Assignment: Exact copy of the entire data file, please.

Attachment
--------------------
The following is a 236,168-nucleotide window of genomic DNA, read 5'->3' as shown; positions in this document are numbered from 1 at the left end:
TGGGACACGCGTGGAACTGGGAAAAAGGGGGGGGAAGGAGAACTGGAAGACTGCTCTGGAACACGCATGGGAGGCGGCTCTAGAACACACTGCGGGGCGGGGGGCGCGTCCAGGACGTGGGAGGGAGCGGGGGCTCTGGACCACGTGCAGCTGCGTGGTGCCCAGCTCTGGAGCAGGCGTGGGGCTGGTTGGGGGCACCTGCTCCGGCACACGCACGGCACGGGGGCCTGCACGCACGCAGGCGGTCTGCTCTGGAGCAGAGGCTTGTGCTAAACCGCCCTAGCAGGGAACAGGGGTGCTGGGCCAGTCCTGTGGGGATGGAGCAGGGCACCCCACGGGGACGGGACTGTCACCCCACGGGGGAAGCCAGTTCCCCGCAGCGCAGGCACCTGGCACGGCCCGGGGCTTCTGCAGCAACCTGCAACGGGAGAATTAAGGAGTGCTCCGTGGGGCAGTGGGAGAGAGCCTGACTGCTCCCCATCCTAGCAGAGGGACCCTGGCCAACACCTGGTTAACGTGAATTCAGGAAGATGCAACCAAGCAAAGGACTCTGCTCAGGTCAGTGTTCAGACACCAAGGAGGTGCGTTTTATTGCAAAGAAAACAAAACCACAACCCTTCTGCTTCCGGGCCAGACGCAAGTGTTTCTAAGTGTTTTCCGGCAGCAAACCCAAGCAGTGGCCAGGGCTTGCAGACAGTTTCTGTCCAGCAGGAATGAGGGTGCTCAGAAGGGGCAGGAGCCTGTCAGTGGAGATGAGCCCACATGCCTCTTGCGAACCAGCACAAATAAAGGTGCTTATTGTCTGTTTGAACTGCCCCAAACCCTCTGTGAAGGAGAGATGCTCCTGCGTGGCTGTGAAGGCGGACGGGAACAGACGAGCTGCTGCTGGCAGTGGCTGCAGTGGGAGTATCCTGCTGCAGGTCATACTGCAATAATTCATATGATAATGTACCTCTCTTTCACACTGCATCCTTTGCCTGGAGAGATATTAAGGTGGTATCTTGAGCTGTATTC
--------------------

The following is a 236,168-nucleotide window of genomic DNA, read 5'->3' as shown; positions in this document are numbered from 1 at the left end:
TGGGACACGCGTGGAACTGGGAAAAAGGGGGGGGAAGGAGAACTGGAAGACTGCTCTGGAACACGCATGGGAGGCGGCTCTAGAACACACTGCGGGGCGGGGGGCGCGTCCAGGACGTGGGAGGGAGCGGGGGCTCTGGACCACGTGCAGCTGCGTGGTGCCCAGCTCTGGAGCAGGCGTGGGGCTGGTTGGGGGCACCTGCTCCGGCACACGCACGGCACGGGGGCCTGCACGCACGCAGGCGGTCTGCTCTGGAGCAGAGGCTTGTGCTAAACCGCCCTAGCAGGGAACAGGGGTGCTGGGCCAGTCCTGTGGGGATGGAGCAGGGCACCCCACGGGGACGGGACTGTCACCCCACGGGGGAAGCCAGTTCCCCGCAGCGCAGGCACCTGGCACGGCCCGGGGCTTCTGCAGCAACCTGCAACGGGAGAATTAAGGAGTGCTCCGTGGGGCAGTGGGAGAGAGCCTGACTGCTCCCCATCCTAGCAGAGGGACCCTGGCCAACACCTGGTTAACGTGAATTCAGGAAGATGCAACCAAGCAAAGGACTCTGCTCAGGTCAGTGTTCAGACACCAAGGAGGTGCGTTTTATTGCAAAGAAAACAAAACCACAACCCTTCTGCTTCCGGGCCAGACGCAAGTGTTTCTAAGTGTTTTCCGGCAGCAAACCCAAGCAGTGGCCAGGGCTTGCAGACAGTTTCTGTCCAGCAGGAATGAGGGTGCTCAGAAGGGGCAGGAGCCTGTCAGTGGAGATGAGCCCACATGCCTCTTGCGAACCAGCACAAATAAAGGTGCTTATTGTCTGTTTGAACTGCCCCAAACCCTCTGTGAAGGAGAGATGCTCCTGCGTGGCTGTGAAGGCGGACGGGAACAGACGAGCTGCTGCTGGCAGTGGCTGCAGTGGGAGTATCCTGCTGCAGGTCATACTGCAATAATTCATATGATAATGTACCTCTCTTTCACACTGCATCCTTTGCCTGGAGAGATATTAAGGTGGTATCTTGAGCTGTATTC